Step 10: Plug in and Enjoy...Done!

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45 Discussions


10 days ago

I love it, Creativeman! I made a similar sign like yours using a shoebox once.I did not know that you could use Word to make the letters look all precise and neat...really good tip!


4 years ago

Would it be possible to cut out the letters and use them like a stencil to spray paint the acrylic directly?

Joshua Dean Bathke

4 years ago

Thank you for the inspiration! Made one for my manager.


4 years ago on Introduction

What glue are you using to glue the paper/card board to the perspex?

A two liter bottle. Cut the top and bottom off and then cut the cylinder to make a flat sheet. If it wants to roll up on you too much, a couple seconds under a hot iron will fix that.

You can get the acrylic in thin sheets that might be cut by scissors.
OR you can buy "PAGE PROTECTORS" (remember those plastic covers with a Black sheet of paper from school days?)  in up to 8.5" X 11 " in most department stores, (Larger at Office Supply Stores) and they can be cut by scissors easily.
Have fun.


6 years ago on Introduction

If you want to make the inside brighter/more reflective, you can buy pieces of mirrored paper at craft stores - I found some at JoAnns by the doll area, can't remember the exact name. The workers might not know where it is, but if you look long enough, you'll find it! I use them for macro photography reflectors.


7 years ago on Introduction

If you can believe it there is someone selling this technique on Craigslist for $175.00

Stumbling across your ible i can't believe i forgot to post the pictures of my project inspired by you. I had a few more updated pictures but couldn't find them. I went to Michaels and used this multi colored plastic backing instead. I forget the name. I used black spray paint for the black areas. i hand cut out the font with an x-acto knife. I used a brown paper bag as a border for look and character. This was a huge hit. Thanks again.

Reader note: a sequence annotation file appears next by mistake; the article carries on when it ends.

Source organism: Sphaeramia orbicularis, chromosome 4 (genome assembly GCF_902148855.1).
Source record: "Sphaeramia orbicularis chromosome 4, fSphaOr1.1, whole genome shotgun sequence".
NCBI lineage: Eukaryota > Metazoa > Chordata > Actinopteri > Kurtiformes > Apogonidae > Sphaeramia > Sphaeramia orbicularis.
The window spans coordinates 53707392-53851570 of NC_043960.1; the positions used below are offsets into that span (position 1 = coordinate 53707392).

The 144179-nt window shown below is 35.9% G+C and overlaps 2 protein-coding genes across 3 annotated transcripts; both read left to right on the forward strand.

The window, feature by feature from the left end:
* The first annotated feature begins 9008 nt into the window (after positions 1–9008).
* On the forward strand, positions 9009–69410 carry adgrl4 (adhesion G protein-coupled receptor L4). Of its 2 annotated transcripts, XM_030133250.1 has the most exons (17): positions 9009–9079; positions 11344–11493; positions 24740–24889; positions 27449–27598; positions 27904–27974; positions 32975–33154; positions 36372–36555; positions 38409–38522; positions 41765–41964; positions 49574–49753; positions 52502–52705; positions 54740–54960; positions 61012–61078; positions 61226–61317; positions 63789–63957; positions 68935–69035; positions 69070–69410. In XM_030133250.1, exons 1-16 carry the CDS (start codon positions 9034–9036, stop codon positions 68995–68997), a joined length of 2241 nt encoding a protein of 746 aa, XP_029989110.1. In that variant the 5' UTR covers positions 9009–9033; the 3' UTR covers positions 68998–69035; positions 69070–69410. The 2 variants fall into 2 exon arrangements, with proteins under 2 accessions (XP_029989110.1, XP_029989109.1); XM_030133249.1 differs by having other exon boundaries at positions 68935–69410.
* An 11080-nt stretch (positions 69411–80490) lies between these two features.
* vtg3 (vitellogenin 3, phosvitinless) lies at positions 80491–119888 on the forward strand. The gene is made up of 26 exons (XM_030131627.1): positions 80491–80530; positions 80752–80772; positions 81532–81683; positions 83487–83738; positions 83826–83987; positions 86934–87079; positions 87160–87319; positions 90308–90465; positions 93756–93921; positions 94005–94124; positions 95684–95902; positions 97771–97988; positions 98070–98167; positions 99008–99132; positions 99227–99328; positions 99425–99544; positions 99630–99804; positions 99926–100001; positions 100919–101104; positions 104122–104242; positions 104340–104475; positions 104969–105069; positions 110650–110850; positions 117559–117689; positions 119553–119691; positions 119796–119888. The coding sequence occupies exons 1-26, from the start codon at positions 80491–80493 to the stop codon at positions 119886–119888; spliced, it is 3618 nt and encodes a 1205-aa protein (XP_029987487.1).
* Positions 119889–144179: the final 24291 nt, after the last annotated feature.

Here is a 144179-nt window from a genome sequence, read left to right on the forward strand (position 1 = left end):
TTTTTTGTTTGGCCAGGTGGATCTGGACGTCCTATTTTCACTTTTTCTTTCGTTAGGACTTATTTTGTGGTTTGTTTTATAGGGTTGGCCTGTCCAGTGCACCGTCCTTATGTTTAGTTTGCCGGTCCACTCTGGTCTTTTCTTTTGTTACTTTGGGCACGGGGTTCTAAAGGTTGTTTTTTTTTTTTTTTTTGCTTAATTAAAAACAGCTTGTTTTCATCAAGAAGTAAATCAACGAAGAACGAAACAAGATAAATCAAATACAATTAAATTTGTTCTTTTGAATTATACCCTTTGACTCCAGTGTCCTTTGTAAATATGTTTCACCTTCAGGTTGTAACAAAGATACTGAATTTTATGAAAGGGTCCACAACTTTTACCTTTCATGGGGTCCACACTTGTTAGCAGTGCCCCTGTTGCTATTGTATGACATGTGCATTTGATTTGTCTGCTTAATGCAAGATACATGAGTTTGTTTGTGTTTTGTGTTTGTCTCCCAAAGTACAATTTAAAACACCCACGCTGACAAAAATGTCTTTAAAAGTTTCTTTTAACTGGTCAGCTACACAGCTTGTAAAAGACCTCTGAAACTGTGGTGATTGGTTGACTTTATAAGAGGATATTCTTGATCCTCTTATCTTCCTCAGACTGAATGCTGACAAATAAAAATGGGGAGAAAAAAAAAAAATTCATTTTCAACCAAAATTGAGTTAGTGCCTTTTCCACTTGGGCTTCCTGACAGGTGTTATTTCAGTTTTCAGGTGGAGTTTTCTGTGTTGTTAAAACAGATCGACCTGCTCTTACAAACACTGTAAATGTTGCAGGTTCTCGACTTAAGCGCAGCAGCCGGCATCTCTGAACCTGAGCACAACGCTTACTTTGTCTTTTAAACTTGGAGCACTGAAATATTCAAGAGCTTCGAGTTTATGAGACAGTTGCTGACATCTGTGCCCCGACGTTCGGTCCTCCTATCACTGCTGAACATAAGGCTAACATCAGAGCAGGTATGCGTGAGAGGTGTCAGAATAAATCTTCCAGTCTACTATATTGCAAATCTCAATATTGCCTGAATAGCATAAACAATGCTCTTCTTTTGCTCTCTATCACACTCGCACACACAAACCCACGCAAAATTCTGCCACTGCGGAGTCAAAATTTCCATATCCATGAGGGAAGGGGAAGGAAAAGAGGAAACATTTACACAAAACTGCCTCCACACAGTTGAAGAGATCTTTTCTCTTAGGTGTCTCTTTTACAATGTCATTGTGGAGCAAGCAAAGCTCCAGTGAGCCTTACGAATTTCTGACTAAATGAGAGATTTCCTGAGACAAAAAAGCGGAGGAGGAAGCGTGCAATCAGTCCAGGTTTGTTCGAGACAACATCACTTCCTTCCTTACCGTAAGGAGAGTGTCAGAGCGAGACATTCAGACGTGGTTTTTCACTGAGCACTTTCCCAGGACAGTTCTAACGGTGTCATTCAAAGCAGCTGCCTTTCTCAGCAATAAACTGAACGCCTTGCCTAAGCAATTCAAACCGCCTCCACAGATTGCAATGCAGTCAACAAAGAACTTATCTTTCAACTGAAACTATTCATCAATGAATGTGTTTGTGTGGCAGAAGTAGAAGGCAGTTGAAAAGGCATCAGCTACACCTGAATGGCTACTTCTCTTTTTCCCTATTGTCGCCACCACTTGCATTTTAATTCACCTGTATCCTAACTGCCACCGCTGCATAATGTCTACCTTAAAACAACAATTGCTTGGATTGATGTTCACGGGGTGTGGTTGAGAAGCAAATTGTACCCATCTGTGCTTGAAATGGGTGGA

i love you.JPGi love you lit.JPG
1 reply

9 years ago on Introduction

 hello, how did you make your letters so smooth, i had trouble making them that smooth


10 years ago on Step 5

Could you show a picture of your table saw?  Surely not a WOOD saw - it seems that the acrylic would shatter????

2 replies

Reply 10 years ago on Step 5

Nope, just a standard, not top of the line table saw....I use a regular wood cutting carbide blade and it works very well.  No shattering. Cman


Reply 10 years ago on Step 5

REALLY?  I'm surprised about that... especially with 1/8 inch... but cool.  I don't have a table top - but I do have a rotary saw (rip saw)  What kind of blade do you use - if I may ask?  I'm seriously intrigued by this...


10 years ago on Introduction

Hey Creativeman,

You've hit another home run here.  I knew I shouldn't have retracted my previous marriage proposal to you!  

Do you have any suggestions for what I can do with old blueprint paper tubes?   I get them from work - giant paper towel-type tubes 3 inches in diameter and 3-4 feet long.  Any ideas are appreciated. 

Keep up the good work.

2 replies

Reply 10 years ago on Introduction

I could use a couple of them also at a reasonable price as they could be their own shipping tubes if they are thick enough, and they could be sent at parcel post rates.